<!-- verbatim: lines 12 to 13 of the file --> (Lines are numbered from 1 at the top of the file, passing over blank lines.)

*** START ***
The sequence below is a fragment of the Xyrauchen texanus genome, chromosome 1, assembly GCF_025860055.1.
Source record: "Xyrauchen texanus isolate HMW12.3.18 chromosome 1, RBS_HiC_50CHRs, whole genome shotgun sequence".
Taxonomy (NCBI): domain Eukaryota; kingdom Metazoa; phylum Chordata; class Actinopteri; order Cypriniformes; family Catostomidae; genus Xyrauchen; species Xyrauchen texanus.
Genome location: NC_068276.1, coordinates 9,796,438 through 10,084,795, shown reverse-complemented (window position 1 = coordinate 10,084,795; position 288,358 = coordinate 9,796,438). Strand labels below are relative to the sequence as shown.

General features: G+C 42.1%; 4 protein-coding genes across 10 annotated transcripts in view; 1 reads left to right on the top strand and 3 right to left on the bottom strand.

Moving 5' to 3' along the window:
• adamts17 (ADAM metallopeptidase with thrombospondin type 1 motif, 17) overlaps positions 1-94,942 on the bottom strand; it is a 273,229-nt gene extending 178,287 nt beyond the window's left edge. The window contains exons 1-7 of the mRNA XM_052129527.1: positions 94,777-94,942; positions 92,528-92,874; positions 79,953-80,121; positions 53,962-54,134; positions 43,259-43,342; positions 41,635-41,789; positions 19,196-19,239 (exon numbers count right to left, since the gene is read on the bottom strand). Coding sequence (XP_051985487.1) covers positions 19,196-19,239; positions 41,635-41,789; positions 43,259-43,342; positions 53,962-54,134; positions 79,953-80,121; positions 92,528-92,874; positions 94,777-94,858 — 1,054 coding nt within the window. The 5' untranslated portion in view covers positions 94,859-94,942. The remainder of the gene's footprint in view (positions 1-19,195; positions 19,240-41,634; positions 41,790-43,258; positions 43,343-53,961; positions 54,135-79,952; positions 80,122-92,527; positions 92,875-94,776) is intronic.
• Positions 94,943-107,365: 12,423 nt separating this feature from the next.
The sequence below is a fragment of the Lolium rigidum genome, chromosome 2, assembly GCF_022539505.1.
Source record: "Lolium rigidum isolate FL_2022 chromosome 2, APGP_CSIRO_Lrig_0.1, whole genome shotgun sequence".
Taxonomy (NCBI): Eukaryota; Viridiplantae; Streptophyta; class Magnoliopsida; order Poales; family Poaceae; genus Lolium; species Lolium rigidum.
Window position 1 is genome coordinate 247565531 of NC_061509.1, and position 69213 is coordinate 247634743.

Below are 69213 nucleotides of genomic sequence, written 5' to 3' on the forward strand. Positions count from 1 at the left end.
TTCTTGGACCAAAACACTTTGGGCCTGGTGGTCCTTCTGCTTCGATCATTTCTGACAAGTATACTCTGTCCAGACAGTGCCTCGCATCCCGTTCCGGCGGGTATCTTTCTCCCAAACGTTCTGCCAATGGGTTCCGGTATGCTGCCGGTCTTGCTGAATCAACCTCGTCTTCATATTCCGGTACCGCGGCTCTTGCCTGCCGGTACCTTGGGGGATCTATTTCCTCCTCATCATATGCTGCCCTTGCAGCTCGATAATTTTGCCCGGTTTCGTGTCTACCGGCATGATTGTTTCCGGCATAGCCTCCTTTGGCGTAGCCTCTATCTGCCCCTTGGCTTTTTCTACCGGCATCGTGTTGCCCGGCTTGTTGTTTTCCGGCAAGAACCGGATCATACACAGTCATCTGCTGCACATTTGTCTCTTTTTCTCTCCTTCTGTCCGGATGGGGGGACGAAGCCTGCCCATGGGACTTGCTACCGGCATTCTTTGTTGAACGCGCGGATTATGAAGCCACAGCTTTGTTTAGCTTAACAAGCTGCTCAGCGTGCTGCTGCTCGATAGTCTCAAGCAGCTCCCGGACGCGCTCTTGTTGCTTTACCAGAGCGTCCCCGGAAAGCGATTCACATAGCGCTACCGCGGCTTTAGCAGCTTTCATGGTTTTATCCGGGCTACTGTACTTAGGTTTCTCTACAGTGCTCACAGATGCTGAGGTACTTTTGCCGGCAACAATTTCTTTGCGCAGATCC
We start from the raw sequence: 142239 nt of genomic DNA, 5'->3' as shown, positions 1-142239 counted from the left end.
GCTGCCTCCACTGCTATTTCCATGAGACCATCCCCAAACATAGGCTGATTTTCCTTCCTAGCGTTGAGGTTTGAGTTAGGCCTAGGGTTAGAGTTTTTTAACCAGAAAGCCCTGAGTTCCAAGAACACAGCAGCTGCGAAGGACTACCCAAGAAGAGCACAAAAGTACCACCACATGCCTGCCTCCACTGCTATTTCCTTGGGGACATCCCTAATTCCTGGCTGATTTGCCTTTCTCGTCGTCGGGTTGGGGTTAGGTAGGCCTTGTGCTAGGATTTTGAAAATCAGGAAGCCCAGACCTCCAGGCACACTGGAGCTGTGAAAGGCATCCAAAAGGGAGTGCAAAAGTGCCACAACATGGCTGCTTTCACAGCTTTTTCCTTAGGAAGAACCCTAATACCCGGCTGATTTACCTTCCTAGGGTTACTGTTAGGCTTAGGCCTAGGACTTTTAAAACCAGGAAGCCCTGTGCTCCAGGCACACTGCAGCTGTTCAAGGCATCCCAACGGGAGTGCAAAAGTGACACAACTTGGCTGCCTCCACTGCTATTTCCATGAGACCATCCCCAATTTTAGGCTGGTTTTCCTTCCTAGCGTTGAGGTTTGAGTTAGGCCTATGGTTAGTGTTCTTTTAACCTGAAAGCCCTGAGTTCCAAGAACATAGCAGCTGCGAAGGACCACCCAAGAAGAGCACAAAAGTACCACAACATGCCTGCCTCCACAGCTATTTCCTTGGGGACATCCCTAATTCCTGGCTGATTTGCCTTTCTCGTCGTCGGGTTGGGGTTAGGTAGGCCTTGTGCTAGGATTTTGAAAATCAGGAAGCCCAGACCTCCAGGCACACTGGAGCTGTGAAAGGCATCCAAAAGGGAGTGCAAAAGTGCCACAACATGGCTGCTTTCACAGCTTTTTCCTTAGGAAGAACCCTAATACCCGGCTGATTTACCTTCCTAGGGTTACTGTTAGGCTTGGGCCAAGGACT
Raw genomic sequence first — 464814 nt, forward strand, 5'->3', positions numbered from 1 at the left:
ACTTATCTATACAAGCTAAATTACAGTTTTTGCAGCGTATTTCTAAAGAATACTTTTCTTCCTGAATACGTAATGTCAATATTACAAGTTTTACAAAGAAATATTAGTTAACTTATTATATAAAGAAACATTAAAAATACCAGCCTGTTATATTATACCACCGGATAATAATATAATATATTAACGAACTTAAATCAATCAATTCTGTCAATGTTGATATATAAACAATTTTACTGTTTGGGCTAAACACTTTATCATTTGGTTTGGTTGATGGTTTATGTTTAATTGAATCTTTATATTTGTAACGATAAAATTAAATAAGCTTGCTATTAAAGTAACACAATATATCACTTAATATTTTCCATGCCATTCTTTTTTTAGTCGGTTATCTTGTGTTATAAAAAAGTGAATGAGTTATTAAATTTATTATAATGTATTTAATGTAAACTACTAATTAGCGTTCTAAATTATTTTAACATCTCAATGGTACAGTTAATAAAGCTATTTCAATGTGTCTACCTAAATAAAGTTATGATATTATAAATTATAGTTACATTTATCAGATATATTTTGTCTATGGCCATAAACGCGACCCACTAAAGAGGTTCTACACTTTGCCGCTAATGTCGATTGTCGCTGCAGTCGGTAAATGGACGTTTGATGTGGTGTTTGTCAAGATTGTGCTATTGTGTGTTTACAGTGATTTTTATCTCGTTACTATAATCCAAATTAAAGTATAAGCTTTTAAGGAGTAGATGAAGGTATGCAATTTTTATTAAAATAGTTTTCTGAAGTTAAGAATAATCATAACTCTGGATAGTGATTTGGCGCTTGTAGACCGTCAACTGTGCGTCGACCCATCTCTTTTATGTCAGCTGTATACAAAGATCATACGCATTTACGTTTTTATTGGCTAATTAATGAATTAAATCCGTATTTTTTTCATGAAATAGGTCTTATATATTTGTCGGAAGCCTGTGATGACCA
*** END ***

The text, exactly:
Window position 1 is genome coordinate 247565531 of NC_061509.1, and position 69213 is coordinate 247634743.

Below are 69213 nucleotides of genomic sequence, written 5' to 3' on the forward strand. Positions count from 1 at the left end.